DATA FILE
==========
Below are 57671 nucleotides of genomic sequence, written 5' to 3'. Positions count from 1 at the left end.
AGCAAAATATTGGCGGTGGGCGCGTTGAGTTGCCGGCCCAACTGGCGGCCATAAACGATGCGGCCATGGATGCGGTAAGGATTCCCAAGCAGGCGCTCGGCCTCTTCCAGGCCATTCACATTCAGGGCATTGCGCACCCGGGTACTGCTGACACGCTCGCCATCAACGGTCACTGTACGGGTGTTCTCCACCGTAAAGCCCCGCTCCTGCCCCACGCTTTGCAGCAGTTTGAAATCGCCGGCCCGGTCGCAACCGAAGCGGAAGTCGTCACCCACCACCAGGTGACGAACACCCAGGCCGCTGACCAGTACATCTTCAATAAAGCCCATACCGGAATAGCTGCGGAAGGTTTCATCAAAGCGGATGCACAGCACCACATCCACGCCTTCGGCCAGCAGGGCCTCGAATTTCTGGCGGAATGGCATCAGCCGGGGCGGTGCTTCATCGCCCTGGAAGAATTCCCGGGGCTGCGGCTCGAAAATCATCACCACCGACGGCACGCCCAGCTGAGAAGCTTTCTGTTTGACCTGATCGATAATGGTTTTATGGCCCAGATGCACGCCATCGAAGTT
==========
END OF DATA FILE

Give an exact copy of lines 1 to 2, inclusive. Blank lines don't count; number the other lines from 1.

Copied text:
Below are 57671 nucleotides of genomic sequence, written 5' to 3'. Positions count from 1 at the left end.
AGCAAAATATTGGCGGTGGGCGCGTTGAGTTGCCGGCCCAACTGGCGGCCATAAACGATGCGGCCATGGATGCGGTAAGGATTCCCAAGCAGGCGCTCGGCCTCTTCCAGGCCATTCACATTCAGGGCATTGCGCACCCGGGTACTGCTGACACGCTCGCCATCAACGGTCACTGTACGGGTGTTCTCCACCGTAAAGCCCCGCTCCTGCCCCACGCTTTGCAGCAGTTTGAAATCGCCGGCCCGGTCGCAACCGAAGCGGAAGTCGTCACCCACCACCAGGTGACGAACACCCAGGCCGCTGACCAGTACATCTTCAATAAAGCCCATACCGGAATAGCTGCGGAAGGTTTCATCAAAGCGGATGCACAGCACCACATCCACGCCTTCGGCCAGCAGGGCCTCGAATTTCTGGCGGAATGGCATCAGCCGGGGCGGTGCTTCATCGCCCTGGAAGAATTCCCGGGGCTGCGGCTCGAAAATCATCACCACCGACGGCACGCCCAGCTGAGAAGCTTTCTGTTTGACCTGATCGATAATGGTTTTATGGCCCAGATGCACGCCATCGAAGTT